Not Your Everyday Banana

by Bart Arondson

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Why do camera manufacturers (Canon, for the sake of argument) not offer multiple types of "kits"? For example:

  • 5d mkIII + 24-105 for $$
  • 5d mkIII + 24-70 F4L for $$ + $$
  • 5d mkIII + 24-70 f2.8 for $$ + $$ + $$

With a purchase of a kit, a consumer can get the body and lens cheaper than buying them separately. There is a cost saving to the consumer and perhaps higher sales for the manufacturer. Why doesn't this happen in the pro market segment?

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They do sometimes offer rebates for purchase of a body and lens(es) at the same time, including pro lenses. That's kind of the same idea. Right now, for example: nikonrumors.com/2013/06/02/… –  coneslayer Jun 13 '13 at 12:47
    
@coneslayer good point, that's one way manufacturers get round the issue of creating packaging and marketing materials for kits. –  Matt Grum Jun 13 '13 at 12:51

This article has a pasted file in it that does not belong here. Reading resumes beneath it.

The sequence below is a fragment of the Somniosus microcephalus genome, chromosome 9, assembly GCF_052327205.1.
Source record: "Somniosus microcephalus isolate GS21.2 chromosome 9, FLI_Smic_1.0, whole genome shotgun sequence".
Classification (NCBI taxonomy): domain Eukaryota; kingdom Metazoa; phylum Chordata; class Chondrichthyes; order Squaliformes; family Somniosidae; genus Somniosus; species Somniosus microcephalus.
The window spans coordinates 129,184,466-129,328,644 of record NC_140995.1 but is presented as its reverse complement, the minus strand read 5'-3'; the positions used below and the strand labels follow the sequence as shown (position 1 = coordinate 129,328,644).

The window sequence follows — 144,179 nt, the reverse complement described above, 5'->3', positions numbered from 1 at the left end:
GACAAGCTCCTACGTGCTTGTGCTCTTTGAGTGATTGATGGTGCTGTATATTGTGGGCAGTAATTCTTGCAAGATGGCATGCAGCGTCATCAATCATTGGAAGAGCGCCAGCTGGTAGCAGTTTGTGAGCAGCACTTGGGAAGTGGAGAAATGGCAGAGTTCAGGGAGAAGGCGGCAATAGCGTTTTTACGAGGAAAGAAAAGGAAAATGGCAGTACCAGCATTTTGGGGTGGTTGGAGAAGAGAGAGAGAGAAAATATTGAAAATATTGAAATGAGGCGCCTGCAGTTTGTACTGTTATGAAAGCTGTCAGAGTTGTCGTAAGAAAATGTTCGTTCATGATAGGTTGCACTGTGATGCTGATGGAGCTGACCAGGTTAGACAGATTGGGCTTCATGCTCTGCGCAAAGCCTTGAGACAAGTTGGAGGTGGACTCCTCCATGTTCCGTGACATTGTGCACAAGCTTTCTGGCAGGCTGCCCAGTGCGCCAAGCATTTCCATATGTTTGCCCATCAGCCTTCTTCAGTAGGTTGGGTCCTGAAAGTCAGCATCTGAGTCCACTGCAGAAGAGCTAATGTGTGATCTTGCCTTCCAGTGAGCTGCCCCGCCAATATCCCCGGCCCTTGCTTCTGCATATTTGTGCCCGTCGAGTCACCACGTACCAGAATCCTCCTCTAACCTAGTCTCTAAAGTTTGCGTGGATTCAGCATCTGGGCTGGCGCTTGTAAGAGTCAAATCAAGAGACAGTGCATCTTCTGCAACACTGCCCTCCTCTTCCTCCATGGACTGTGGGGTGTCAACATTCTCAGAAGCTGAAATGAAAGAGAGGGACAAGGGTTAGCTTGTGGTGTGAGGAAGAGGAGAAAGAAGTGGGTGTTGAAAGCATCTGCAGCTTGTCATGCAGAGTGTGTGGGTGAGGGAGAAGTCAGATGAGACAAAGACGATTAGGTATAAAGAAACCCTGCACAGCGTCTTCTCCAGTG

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I think your assumption of "higher sales for the manufacturer" is incorrect. –  dpollitt Jun 13 '13 at 13:29
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They do offer the first combination listed in your question as a kit. –  Michael Clark Jun 13 '13 at 20:07
    
Yeah and I bought 5D MkIII 24-70 f/2.8 II for $5k as a kit in store... –  NULLZ Jun 13 '13 at 23:45
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4 Answers 4

up vote 15 down vote accepted

I believe this is for the simple reason that many people buying "pro" bodies will have been DSLR/SLR customers previously and will thus have an existing lens collection so are unlikely to need as many different options in terms of bundled lenses.

The digital rebel end of the market is still capturing new DSLR customers who are upgrading from non-interchangable lens cameras. Fewer people go straight from a compact/bridge to a 5D mkIII!

Offering more kits means an more box designs, more shipments to retail outlets, greater marketing costs, i.e. it is a non-zero cost for the manufacturer. At the lower tier of the market the effort makes sense, but not at the highest tiers, for reasons mentioned above.